Hunt is on for Burmese pythons, Florida natives' arch-enemy

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Florida Gov. Ron DeSantis, second from right rear, watches as McKayla Spencer, left, the Interagency Python Management Coordinator for the Florida Fish and Wildlife Conservation Commission holds up a Burmese python during a capture demonstration, Thursday, June 3, 2021, in the Florida Everglades. DeSantis announced the state's annual python hunting contest on Thursday. It will run from July 9 to 18 and include prizes for both pros and novices. (AP Photo/Wilfredo Lee)

MIAMI – Professional python hunters and amateurs alike have a chance to win prizes in Florida's annual hunt for the biggest snakes — the Burmese pythons that are ravaging the state's native species.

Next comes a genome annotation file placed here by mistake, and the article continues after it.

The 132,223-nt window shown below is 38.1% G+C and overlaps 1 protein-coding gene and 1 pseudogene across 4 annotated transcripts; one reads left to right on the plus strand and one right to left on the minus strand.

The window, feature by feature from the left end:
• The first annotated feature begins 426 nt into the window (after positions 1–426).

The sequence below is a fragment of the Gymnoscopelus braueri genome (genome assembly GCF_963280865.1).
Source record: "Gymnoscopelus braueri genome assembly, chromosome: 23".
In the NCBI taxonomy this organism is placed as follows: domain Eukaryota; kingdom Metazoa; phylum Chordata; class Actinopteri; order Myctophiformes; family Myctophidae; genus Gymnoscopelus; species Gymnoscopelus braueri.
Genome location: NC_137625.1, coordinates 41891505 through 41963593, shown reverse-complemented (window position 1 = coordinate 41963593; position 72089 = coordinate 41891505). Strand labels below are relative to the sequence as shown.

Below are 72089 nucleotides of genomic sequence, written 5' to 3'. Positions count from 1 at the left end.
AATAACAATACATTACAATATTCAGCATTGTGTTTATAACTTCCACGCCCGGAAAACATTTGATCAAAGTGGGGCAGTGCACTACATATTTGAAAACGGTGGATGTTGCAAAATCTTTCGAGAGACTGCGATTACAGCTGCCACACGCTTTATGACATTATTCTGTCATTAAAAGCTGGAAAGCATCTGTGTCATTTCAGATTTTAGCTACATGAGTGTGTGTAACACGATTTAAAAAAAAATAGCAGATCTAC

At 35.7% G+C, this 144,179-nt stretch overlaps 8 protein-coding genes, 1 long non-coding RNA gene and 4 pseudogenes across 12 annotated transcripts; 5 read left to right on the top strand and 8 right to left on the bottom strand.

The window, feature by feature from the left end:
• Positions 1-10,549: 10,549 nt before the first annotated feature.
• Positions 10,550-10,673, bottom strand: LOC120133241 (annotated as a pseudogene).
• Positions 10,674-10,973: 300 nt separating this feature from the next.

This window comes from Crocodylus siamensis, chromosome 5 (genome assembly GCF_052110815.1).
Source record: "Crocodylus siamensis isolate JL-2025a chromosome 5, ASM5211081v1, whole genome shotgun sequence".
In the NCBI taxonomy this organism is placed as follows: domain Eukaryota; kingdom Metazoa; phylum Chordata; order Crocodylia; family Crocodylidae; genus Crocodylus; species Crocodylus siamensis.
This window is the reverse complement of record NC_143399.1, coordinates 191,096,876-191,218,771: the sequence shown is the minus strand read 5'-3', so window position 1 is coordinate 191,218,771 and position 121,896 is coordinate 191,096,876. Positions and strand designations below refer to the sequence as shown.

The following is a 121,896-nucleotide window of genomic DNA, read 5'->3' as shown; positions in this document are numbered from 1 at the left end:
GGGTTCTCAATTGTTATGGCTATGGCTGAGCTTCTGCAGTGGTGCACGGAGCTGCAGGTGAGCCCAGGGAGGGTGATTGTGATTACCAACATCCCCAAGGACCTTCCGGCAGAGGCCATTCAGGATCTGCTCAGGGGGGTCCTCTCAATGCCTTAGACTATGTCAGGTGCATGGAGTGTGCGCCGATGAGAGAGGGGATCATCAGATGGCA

Florida Gov. Ron DeSantis announced the state's annual contest on Thursday: It will run from July 9 to 18 and include prizes for both pros and novices. In both categories, there will be a $2,500 prize for catching the most pythons and $1,500 for the longest.

The pythons, which can grow to 20 feet (6.10 meters) and 200 pounds (90 kilograms), are descended from pets released starting five decades ago. The big serpents are overrunning the Everglades and have been devouring native mammal and bird populations.

Each adult female lays between 60 and 100 eggs per year. Once the snakes reach adulthood in about five years they have no Florida predators besides armed humans and the occasional sawgrass death match with an adult alligator.